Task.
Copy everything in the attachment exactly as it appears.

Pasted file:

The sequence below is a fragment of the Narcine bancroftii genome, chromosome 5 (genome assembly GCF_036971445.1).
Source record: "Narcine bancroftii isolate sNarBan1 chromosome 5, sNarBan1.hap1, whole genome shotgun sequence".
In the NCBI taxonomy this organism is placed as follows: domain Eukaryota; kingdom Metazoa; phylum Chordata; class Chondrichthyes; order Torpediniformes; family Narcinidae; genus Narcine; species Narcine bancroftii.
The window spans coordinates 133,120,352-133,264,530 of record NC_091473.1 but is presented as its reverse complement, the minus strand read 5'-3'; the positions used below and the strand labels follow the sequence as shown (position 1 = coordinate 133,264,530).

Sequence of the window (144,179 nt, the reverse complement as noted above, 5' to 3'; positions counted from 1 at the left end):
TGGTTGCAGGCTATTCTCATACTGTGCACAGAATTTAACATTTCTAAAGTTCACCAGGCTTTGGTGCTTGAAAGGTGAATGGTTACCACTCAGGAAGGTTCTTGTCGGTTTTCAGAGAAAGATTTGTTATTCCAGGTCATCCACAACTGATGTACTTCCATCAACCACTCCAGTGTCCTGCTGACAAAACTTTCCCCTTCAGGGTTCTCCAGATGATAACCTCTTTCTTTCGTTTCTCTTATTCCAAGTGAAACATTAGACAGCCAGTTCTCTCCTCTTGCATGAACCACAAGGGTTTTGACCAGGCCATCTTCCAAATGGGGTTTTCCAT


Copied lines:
The sequence below is a fragment of the Narcine bancroftii genome, chromosome 5 (genome assembly GCF_036971445.1).
Source record: "Narcine bancroftii isolate sNarBan1 chromosome 5, sNarBan1.hap1, whole genome shotgun sequence".
In the NCBI taxonomy this organism is placed as follows: domain Eukaryota; kingdom Metazoa; phylum Chordata; class Chondrichthyes; order Torpediniformes; family Narcinidae; genus Narcine; species Narcine bancroftii.
The window spans coordinates 133,120,352-133,264,530 of record NC_091473.1 but is presented as its reverse complement, the minus strand read 5'-3'; the positions used below and the strand labels follow the sequence as shown (position 1 = coordinate 133,264,530).

Sequence of the window (144,179 nt, the reverse complement as noted above, 5' to 3'; positions counted from 1 at the left end):
TGGTTGCAGGCTATTCTCATACTGTGCACAGAATTTAACATTTCTAAAGTTCACCAGGCTTTGGTGCTTGAAAGGTGAATGGTTACCACTCAGGAAGGTTCTTGTCGGTTTTCAGAGAAAGATTTGTTATTCCAGGTCATCCACAACTGATGTACTTCCATCAACCACTCCAGTGTCCTGCTGACAAAACTTTCCCCTTCAGGGTTCTCCAGATGATAACCTCTTTCTTTCGTTTCTCTTATTCCAAGTGAAACATTAGACAGCCAGTTCTCTCCTCTTGCATGAACCACAAGGGTTTTGACCAGGCCATCTTCCAAATGGGGTTTTCCAT